John Day River
The John Day River is the longest free-flowing undammed river west of the continental divide. This river is wild and remote, boasting the longest stretch of designated Wild & Scenic River in the nation. Over 150 miles of the John Day River are roadless and there are only a handful of places to launch boats.
Located about 30 miles due east of the Deschutes River, the John Day River flows north through a desert canyon to its confluence with the Columbia River. The land along the river is majority owned by large private wheat and cattle ranches, most of which are measured in the tens of thousands of acres. There are no towns or houses or roads along the river for mile after mile after mile. Motorized boats are not allowed, nor is there any way to access the river with any sort of vehicle, including aircraft. The only way to see vast stretches of the John Day is to float the river and this float is about as remote as you can get in North America.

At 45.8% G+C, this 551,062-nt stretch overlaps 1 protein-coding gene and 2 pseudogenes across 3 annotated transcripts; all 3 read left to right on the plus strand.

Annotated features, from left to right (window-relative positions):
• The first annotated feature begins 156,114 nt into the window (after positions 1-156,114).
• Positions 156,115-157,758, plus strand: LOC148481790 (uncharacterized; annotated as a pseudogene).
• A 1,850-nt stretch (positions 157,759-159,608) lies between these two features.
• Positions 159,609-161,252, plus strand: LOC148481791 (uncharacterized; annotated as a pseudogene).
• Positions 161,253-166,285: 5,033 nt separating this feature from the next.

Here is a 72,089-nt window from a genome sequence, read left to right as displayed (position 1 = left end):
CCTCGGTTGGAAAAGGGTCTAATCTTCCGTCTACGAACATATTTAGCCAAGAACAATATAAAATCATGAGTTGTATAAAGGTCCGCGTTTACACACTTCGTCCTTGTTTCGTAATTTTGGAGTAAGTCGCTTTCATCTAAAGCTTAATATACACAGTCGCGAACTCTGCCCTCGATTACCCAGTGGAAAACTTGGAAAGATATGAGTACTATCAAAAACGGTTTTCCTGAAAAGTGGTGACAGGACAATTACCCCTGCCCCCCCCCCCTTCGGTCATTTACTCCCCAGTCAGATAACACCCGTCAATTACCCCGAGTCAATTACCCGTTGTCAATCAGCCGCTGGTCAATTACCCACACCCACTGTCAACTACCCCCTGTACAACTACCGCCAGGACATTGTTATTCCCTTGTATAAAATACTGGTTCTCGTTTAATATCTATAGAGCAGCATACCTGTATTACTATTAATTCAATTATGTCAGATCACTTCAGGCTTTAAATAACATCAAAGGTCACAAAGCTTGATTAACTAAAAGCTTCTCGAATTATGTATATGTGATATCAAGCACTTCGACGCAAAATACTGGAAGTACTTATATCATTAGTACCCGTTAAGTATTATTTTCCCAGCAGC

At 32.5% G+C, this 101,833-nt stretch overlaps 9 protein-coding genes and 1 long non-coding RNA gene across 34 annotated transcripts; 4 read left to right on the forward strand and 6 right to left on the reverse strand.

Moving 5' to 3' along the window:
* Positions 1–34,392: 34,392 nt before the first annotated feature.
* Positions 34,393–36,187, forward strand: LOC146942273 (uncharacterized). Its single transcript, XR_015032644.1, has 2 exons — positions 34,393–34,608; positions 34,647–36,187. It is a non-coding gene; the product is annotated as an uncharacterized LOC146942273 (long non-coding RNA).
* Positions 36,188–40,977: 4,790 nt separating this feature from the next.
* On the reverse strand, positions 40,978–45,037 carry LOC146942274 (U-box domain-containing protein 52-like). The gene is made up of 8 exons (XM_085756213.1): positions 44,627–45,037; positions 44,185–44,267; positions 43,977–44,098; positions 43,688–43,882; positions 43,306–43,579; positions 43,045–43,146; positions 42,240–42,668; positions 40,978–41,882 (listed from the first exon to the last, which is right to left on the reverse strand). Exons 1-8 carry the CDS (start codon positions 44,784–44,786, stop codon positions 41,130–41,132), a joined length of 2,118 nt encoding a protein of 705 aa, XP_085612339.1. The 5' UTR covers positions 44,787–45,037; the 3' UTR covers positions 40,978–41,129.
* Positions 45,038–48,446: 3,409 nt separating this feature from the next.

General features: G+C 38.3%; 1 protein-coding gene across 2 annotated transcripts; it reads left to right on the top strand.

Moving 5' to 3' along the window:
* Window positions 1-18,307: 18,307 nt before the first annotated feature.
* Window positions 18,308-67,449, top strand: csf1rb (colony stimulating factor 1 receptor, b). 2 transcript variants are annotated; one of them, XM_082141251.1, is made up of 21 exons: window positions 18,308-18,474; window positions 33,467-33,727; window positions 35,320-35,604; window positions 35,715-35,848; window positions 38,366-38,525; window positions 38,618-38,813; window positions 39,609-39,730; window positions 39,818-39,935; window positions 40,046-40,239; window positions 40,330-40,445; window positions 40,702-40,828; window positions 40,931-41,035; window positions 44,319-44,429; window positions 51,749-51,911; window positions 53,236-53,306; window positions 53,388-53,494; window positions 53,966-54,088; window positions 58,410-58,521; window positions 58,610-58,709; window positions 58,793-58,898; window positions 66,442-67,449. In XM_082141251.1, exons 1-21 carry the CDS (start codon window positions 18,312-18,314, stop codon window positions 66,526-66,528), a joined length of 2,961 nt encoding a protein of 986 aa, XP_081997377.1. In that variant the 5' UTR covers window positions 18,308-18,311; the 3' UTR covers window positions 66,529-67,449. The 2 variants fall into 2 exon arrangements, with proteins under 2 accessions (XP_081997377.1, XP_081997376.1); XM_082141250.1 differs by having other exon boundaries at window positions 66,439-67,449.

The John Day is well known as a wonderful smallmouth bass fishery in the summer time and the river can be quite busy during June and July when most people float and camp. What most people don’t know about the John Day is that it hosts the largest return of wild summer steelhead in North America. Water levels dictate when the steelhead will be able to begin their upstream migration, and water is scarce in the desert until about mid-October. We guide overnight camp float trips for steelhead on the John Day from mid-October through early December and day steelhead floats from December through February.
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